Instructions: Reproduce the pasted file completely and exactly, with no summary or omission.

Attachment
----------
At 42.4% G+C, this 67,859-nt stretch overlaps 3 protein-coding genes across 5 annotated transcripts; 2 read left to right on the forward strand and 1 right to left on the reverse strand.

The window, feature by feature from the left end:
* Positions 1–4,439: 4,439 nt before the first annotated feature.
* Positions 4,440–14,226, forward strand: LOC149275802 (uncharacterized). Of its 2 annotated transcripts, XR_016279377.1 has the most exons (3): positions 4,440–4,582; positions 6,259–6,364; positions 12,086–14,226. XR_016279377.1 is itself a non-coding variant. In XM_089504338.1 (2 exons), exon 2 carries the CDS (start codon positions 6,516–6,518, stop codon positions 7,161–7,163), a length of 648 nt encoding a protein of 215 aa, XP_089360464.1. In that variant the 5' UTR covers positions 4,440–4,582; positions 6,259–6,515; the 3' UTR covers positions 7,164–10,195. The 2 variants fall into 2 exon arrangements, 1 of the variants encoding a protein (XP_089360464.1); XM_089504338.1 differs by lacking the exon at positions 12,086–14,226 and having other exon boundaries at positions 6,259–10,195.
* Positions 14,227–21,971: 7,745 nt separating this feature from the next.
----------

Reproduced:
At 42.4% G+C, this 67,859-nt stretch overlaps 3 protein-coding genes across 5 annotated transcripts; 2 read left to right on the forward strand and 1 right to left on the reverse strand.

The window, feature by feature from the left end:
* Positions 1–4,439: 4,439 nt before the first annotated feature.
* Positions 4,440–14,226, forward strand: LOC149275802 (uncharacterized). Of its 2 annotated transcripts, XR_016279377.1 has the most exons (3): positions 4,440–4,582; positions 6,259–6,364; positions 12,086–14,226. XR_016279377.1 is itself a non-coding variant. In XM_089504338.1 (2 exons), exon 2 carries the CDS (start codon positions 6,516–6,518, stop codon positions 7,161–7,163), a length of 648 nt encoding a protein of 215 aa, XP_089360464.1. In that variant the 5' UTR covers positions 4,440–4,582; positions 6,259–6,515; the 3' UTR covers positions 7,164–10,195. The 2 variants fall into 2 exon arrangements, 1 of the variants encoding a protein (XP_089360464.1); XM_089504338.1 differs by lacking the exon at positions 12,086–14,226 and having other exon boundaries at positions 6,259–10,195.
* Positions 14,227–21,971: 7,745 nt separating this feature from the next.